The Furies – The Criterion Collection (Blu-ray Review)

Making its return to the Criterion Collection with a Blu-ray upgrade, Anthony Mann’s 1950 western, The Furies, has arrived in a new packed set, featuring the fierce film, a cleaned-up transfer, a collection of extras, and the full 1948 novel on which the film is based. That’s certainly one way to appreciate this “Freudian Western” that pits an all-in Barbara Stanwyck against veteran Oscar-winner Walter Huston in his final performance.


Stanwyck stars as Vance Jeffords, the beloved daughter of the tyrannical T.C. Jeffords (Huston). While the father serves as a cattle baron with a sprawling property in 1870s New Mexico Territory referred to as The Furies, Vance is plotting to take over the land herself. This means going after her choice of suitor while balancing a secret relationship she’s formed with Juan Herrera (Gilbert Roland), leader of the Mexican squatters laying claim to some of The Furies. As the story moves forward, both Vance and T.C. find themselves pitted against each other in dangerous ways as they battle for supremacy.

While an exciting plot description, The Furies is not a means for Anthony Mann to build towards dramatic shootouts and other superfluous action beats. Instead, to the chagrin of the studios (The Furies was a flop for Paramount at the time), The Furies is driven by emotional drama, vulnerable characters, and noir-ish sensibilities that play against archetypal western elements. That’s not to say the film is free of any white hat/black hat levels of entertainment, but there’s a lot to appreciate in a film that feels inspired by Greek tragedies (just look at the title) and the work of Shakespeare.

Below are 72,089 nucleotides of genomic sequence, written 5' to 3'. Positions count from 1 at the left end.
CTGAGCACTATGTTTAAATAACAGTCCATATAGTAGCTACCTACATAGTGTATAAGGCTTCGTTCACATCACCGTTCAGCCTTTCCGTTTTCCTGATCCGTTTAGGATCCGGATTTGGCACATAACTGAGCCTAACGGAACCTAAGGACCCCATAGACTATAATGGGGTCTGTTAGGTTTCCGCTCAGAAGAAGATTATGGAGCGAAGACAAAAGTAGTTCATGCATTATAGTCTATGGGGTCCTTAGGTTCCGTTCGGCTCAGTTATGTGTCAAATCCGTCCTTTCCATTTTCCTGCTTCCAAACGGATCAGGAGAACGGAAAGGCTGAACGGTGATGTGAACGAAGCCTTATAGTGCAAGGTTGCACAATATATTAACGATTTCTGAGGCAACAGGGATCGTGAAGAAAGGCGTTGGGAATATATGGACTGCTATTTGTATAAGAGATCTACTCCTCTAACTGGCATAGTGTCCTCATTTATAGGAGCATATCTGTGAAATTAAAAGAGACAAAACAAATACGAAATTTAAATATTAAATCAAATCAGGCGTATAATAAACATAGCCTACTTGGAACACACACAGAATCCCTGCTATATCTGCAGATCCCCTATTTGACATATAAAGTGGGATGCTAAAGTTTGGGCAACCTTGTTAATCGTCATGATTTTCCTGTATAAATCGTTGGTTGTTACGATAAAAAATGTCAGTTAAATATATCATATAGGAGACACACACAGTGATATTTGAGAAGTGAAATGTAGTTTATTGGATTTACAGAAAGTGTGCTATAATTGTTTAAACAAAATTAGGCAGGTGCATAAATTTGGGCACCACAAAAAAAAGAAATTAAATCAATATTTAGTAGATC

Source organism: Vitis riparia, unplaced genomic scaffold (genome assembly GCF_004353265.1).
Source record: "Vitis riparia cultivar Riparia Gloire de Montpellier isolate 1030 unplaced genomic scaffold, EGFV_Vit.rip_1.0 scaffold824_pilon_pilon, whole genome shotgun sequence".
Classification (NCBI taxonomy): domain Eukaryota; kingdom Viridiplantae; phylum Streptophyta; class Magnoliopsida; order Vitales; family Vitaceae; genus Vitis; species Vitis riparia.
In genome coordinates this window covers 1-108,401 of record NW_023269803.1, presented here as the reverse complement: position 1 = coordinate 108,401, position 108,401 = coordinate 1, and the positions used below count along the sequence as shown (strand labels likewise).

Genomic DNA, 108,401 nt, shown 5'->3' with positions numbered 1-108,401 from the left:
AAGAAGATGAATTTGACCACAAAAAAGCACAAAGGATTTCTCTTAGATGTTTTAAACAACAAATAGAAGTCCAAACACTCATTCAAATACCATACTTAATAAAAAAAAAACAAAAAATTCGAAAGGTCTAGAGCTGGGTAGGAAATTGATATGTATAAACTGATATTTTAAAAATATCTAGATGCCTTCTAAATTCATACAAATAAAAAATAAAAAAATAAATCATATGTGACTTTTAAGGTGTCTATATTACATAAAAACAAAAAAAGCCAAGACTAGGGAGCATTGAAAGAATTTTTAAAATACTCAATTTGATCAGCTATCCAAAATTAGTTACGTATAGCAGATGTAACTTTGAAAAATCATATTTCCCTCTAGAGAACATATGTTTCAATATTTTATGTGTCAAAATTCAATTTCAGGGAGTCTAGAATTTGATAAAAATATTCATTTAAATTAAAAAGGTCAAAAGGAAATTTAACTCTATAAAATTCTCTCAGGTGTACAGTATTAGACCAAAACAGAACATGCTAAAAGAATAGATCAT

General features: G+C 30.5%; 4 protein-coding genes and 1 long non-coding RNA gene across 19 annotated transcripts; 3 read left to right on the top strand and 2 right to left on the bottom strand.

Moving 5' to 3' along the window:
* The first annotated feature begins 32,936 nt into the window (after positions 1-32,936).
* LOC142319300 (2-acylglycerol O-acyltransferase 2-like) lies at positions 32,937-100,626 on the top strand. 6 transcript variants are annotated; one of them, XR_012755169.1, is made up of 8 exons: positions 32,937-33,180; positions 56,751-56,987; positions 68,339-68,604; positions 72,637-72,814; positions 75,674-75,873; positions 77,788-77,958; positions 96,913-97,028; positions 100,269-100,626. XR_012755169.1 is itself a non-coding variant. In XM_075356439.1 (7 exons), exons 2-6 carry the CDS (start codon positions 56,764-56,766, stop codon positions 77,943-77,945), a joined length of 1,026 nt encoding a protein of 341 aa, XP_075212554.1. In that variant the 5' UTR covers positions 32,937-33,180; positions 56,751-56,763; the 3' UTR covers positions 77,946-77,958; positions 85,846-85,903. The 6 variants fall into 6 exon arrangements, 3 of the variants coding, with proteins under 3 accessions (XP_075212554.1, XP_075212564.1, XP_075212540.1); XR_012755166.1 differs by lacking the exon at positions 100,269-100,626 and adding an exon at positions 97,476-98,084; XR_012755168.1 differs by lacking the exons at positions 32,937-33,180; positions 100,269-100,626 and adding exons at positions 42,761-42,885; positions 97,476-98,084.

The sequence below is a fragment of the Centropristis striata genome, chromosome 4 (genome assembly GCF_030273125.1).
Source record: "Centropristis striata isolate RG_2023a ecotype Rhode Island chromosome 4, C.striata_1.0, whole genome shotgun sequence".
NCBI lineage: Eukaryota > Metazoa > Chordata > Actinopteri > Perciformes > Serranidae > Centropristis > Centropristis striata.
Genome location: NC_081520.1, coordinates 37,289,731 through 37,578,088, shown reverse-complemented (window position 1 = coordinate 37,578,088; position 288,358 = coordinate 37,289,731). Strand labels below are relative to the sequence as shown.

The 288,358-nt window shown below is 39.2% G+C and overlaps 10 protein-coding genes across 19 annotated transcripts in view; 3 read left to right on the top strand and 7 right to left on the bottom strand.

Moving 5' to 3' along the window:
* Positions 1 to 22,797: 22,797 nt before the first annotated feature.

Through it all, despite some upward and downward momentum that takes a bit of a toll on the pacing of the film, the two commanding lead performances make for a terrific feature in its best moments. While not new to the western genre, Stanwyck shows her strengths as one of the most notable classic actresses. Without an iota of feeling for those she considers lesser, the film relies on her strength under even the most intense pressure, as she deals with a world of powerful men around her. She gives just as good (if not more) than she gets in this fiery performance that doesn’t leave any room for questioning her quest for power.

Meanwhile, Huston does well to spar against his ultimate match in this film. There’s plenty of intensity on his part as well, which allows for an appropriate amount of scene-chewing, as T.C. is very much a megalomaniac who is not one to be messed with. As we see the various schemes play out against both sides, Huston brings that sense of glee to layer within his evil nature, keeping the character enjoyable to watch and never pushed too far.

Mann came prepared as well, letting his black-and-white film get swept up in the dust and ruggedness of the settings while accounting for plenty of shadow and silhouettes work as well. Combining his considerable efforts with the complex themes and even taboo subject matter for the time (interracial relationships, and with an actual Mexican actor playing a Mexican, no less), Mann was fully on board to deliver an ahead-of-its-time take on the most popular genre of the day.

In terms of ambition and being one of the great female-fronted westerns, The Furies has plenty in its favor worthy of support. Those two key performances are dynamite and taking into account the way domestic drama plays into a film of such scope, there’s a lot to appreciate when looking back at what was being offered to further evolve the genre. It may have a few lulls at times, but the excellent filmmaking is present throughout.



Encoding: MPEG -4 AVC

Resolution: 1080p

Aspect Ratio: 1.33:1